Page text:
Previous Section Back to Table of Contents Lords Hansard Home Page

The point is that UK-resident road traffic offenders are already liable to receive a fixed penalty, or, in Scotland, a conditional offer, or face court prosecution in respect of a road traffic offence. If they fail to pay the fixed penalty or a court-imposed fine, enforcement action can be, and is, taken against them. The same is not currently true in respect of non-UK-resident offenders, because there is no mechanism for enforcing the payment of fixed penalties or court fines outside the UK. However, in future there will be because once all the relevant provisions of the Road Safety Act are in force and implemented, the enforcement agencies will already have collected the appropriate amount as a deposit, in advance.

Although the principle of collecting payments at the roadside in respect of road traffic offences is novel in Britain, it has been in place elsewhere throughout Europe for many years. Its implementation in Britain will increase the effectiveness of our enforcement policy. To tackle the high levels of non-compliance, we have provided VOSA with an extra £24 million over the next three years to help it to boost further the levels of roadside enforcement activity. This extra expenditure, together with the order, will not only give VOSA an increased capability to detect offences, but an effective means of penalising all those so detected, whether resident in the UK or not.

The fixed penalty offences in respect of which deposits can be requested are set out in the schedules to the order. A complete list of the offences to which the scheme applies, which includes the majority of road traffic offences that are subject to summary court proceedings, is set out in the related statutory instruments. The details of the circumstances in which a financial penalty deposit can be requested and the details of how such a deposit is subsequently to be processed are also set out in those instruments.

The order says that, in the case of an offence for which the offender has been given a fixed penalty notice or, in Scotland, a conditional offer, the deposit amount that can be requested is the same as the level of the relevant fixed penalty, which may be £30, £60, £120 or £200. In the case of an offence that is to be prosecuted in court, the prescribed deposit amount is £300.

The way in which the scheme works in respect of fixed penalties and conditional offers is that, at the end of the 28-day period, if the non-UK-resident offender has not elected to have a court hearing in respect of the fixed penalty or conditional offer, the deposit is converted into payment of the fixed penalty. If a court hearing is elected in respect of the fixed penalty or conditional offer, the deposit will continue to be held until the outcome of the proceedings.

In circumstances where a case is taken to court, the financial penalty deposit will be used in payment of any court fine, leaving any balance to be refunded to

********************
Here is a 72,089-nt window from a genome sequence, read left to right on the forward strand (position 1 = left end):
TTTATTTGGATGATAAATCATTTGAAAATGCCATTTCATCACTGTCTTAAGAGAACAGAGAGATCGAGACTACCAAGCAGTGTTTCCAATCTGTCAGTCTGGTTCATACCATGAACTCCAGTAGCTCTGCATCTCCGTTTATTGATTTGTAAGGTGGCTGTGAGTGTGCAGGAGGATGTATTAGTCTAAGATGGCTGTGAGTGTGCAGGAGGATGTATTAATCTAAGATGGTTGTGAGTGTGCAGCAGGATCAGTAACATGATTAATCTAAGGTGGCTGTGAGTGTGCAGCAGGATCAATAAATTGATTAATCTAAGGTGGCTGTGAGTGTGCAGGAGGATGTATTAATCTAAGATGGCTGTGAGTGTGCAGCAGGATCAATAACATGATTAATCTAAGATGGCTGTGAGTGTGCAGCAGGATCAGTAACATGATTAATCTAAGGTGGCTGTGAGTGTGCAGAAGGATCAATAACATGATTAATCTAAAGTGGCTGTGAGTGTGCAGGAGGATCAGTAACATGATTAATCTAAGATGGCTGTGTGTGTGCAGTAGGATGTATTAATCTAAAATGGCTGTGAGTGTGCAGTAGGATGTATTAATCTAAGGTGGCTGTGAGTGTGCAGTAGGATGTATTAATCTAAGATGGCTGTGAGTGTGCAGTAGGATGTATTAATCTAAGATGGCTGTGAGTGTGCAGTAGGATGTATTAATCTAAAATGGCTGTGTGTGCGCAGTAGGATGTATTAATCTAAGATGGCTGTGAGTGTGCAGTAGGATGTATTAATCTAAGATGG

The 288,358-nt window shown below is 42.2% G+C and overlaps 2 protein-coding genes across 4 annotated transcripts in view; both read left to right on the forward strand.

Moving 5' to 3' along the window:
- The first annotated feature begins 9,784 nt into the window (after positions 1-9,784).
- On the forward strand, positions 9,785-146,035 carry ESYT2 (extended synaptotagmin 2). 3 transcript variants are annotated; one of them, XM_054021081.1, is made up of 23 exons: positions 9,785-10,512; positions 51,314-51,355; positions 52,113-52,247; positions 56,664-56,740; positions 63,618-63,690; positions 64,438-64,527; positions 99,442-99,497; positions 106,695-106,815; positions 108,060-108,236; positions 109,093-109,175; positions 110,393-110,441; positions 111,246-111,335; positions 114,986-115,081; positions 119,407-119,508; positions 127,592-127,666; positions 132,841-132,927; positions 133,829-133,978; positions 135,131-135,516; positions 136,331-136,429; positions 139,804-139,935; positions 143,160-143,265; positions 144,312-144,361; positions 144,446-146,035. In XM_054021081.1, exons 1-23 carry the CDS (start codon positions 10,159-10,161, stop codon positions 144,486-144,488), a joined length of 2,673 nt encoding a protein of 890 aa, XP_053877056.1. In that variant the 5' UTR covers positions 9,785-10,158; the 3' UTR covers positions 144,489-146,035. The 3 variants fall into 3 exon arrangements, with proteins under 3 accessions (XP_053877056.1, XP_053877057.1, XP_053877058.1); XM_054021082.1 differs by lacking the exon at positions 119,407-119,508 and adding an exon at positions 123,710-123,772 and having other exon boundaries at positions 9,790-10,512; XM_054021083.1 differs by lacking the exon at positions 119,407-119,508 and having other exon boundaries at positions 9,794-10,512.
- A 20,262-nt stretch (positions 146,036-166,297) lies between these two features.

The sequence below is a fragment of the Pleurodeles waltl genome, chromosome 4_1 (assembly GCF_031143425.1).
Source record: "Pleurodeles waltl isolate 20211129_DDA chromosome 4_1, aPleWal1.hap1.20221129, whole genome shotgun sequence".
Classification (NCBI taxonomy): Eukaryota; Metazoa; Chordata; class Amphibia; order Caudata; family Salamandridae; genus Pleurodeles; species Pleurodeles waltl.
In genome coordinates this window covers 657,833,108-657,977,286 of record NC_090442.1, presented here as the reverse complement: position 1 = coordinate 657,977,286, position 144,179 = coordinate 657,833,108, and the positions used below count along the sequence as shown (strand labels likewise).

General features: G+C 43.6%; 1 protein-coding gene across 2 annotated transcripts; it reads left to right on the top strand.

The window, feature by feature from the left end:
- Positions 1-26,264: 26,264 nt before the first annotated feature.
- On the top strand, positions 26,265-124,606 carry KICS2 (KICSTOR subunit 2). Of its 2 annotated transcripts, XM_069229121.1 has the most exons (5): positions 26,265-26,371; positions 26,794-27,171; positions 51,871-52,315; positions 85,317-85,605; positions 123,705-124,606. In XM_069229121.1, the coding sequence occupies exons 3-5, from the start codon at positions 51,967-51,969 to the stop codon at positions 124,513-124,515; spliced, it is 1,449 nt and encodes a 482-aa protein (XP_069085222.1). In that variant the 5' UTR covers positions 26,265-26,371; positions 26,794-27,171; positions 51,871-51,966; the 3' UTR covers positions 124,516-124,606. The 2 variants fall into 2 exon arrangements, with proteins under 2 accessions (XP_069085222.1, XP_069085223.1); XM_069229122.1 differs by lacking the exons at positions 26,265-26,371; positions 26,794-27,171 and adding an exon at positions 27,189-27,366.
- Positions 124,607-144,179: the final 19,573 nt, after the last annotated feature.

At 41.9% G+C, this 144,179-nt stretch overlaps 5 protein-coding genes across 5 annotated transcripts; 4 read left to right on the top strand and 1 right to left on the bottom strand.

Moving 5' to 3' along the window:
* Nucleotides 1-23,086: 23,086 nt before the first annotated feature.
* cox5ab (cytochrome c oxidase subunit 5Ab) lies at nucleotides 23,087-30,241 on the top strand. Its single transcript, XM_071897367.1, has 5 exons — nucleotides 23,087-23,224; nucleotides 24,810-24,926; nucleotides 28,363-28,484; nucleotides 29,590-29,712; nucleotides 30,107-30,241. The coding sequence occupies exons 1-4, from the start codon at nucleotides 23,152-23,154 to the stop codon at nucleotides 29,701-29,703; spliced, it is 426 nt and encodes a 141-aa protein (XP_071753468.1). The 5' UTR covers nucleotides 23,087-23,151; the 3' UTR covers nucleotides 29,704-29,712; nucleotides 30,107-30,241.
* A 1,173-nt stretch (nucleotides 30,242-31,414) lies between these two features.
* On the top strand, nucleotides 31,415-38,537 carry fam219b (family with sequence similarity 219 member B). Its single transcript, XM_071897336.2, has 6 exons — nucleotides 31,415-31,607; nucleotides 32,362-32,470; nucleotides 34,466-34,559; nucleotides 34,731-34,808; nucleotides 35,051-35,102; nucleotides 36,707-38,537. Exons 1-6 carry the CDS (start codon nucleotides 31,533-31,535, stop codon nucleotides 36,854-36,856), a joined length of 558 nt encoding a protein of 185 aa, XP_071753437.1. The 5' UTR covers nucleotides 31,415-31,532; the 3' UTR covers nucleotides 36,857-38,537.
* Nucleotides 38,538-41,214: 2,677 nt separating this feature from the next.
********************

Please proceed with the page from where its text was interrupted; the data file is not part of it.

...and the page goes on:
25 Feb 2009 : Column GC141

the alleged offender. If the alleged offender is acquitted or not prosecuted within 12 months, or convicted but not fined, the deposit is refunded.

The purpose of prescribing the appropriate amounts is to put the non-UK-resident offender in the same effective position as a UK-resident offender. In summary, the net effect of this order is to ensure that non-UK-resident offenders end up paying fixed penalties and court fines in respect of road traffic offences. I beg to move.

Earl Attlee: I am grateful to the Minister for his explanation of the order. The order has been rather long in gestation since the Road Traffic Act was passed, but this is a new departure for the UK, although not for Europe, as explained by the Minister. It is really aimed at foreign lorry drivers, who have been particularly difficult to deal with. The order gives rise to several questions. I fully appreciate that there are several negative orders behind this order, which give all the detail.

What if the person who cannot give a reliable UK address has no money or means of paying a deposit and his vehicle has had to be removed, probably as part of a statutory removal process and as a result of an accident? It is no good immobilising his vehicle, because it has already been taken away, and it may be of very limited or even negative value, after the cost of recovery has been taken into consideration. The offence may be relatively minor and may not warrant custody. How will VOSA officials or the police persuade the driver to part with the deposit in those circumstances?

Almost by definition, Travellers often cannot provide a satisfactory UK address. I take it that they will be vulnerable to pay any deposit, because otherwise the order would be discriminatory against foreign drivers. What is to stop Travellers being required to pay a deposit several times in one day, once in each county through which they pass, as part of a process of victimisation?

Will it be possible to pay the deposit by credit card, or, if the mobile technology for paying by credit card is not available, to be accompanied by an official to an automatic teller machine to draw some cash—the driver may have plenty of money on his credit card but not the required amount of money in cash—or will the vehicle be immediately immobilised if the driver does not have the cash, which is a bit harsh? How will it work in practice?

How will a driver demonstrate a satisfactory UK address? Does he need to have something in writing, such as a driving licence or a utility bill, or will it be enough to convince the officials that he has a UK address, perhaps by knowing the registered address of the keeper of the vehicle and when he acquired the vehicle?

I note that the maximum cumulative amount of the financial deposit is £900. It is obviously sensible to have some limit, but how does this provision compare with the arrangements in other EU countries? I thought that the on-the-spot fines in the rest of Europe were considerably higher.

Touch wood, but I have never had any penalty points on my licence; I have been careful to avoid them. To me, they are a significant deterrent, especially with a totting-up procedure that could lead to the loss

25 Feb 2009 : Column GC142

of my driving licence. However, my fear is that a foreign driver’s licence will not be endorsable or at risk under these procedures, so it will not be a particularly effective deterrent. The deposits will be seen simply as a cost of operation in the UK.